Maryland's Statutory Hearsay Exception for Reliable Statements by Alleged Child Abuse Victims: A Hesitant Step Forward.

39 Pages Posted: 17 Jul 2008

See all articles by Lynn McLain

Lynn McLain

University of Baltimore - School of Law

Date Written: Fall 1987

Abstract

The Maryland General Assembly recently passed legislation, effective July 1, 1988, which grants a trial court the opportunity to allow a physician, psychologist, social worker, or teacher to testify to an out-of-court statement made by an alleged child abuse victim if the court finds that the circumstances in which the statement was made exhibit sufficient particularized guarantees of reliability. This article discusses the need for such an exception to the rule precluding admission of hearsay for statements made by alleged victims of child abuse, exposes the inadequacies of pre-existing exceptions, addresses the constitutional considerations raised by admission of such hearsay statements, and studies the approaches taken by other jurisdictions. The author critiques the new Maryland statute and urges the adoption of liberalizing amendments.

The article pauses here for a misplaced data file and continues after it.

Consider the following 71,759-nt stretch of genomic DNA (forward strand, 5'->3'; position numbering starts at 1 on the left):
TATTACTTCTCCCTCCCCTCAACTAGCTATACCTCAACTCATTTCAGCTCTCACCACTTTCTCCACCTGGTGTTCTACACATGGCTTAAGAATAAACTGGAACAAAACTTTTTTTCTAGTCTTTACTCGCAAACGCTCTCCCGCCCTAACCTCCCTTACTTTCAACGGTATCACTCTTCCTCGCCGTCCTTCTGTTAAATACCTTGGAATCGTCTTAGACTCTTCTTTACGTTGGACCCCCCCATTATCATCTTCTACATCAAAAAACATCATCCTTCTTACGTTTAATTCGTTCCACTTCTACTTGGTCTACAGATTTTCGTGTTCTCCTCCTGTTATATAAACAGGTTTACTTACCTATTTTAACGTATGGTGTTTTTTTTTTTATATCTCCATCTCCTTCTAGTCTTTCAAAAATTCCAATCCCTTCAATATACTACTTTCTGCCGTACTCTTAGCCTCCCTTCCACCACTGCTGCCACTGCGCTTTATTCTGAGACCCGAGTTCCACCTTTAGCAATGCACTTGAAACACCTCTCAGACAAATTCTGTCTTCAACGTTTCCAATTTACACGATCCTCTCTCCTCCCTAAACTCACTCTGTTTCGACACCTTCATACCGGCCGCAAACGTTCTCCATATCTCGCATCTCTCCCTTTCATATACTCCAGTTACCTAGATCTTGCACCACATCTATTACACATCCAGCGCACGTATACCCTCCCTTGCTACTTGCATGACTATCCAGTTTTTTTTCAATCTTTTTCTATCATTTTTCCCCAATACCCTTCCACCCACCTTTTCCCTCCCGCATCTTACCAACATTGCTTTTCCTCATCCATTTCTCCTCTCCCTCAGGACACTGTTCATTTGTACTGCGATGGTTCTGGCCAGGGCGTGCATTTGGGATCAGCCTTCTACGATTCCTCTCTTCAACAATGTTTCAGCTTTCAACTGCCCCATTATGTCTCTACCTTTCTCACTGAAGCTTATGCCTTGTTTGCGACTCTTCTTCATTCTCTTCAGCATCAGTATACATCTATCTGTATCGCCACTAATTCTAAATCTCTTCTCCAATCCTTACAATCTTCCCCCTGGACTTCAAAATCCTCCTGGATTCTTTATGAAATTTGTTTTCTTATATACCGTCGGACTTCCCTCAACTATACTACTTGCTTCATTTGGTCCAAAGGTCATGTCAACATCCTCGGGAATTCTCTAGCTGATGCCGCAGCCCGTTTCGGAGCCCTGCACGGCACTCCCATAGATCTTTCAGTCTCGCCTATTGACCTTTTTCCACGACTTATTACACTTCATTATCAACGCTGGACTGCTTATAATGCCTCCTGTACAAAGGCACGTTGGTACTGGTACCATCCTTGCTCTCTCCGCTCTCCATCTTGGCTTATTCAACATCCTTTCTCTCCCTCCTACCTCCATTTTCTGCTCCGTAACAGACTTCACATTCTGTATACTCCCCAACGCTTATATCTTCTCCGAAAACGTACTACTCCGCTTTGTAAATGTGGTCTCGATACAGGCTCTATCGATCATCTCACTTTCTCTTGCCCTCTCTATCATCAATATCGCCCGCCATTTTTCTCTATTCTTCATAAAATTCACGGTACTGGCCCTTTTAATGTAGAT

Keywords: child abuse, alleged victims, hearsay, Maryland, statutes, legislation, courts

JEL Classification: K10

Suggested Citation

McLain, Lynn, Maryland's Statutory Hearsay Exception for Reliable Statements by Alleged Child Abuse Victims: A Hesitant Step Forward. (Fall 1987). University of Baltimore Law Review, Vol. 17, No. 1, 1987. Available at SSRN: https://ssrn.com/abstract=1162258

Lynn McLain (Contact Author)

University of Baltimore - School of Law ( email )

1420 N. Charles Street
Baltimore, MD 21218
United States

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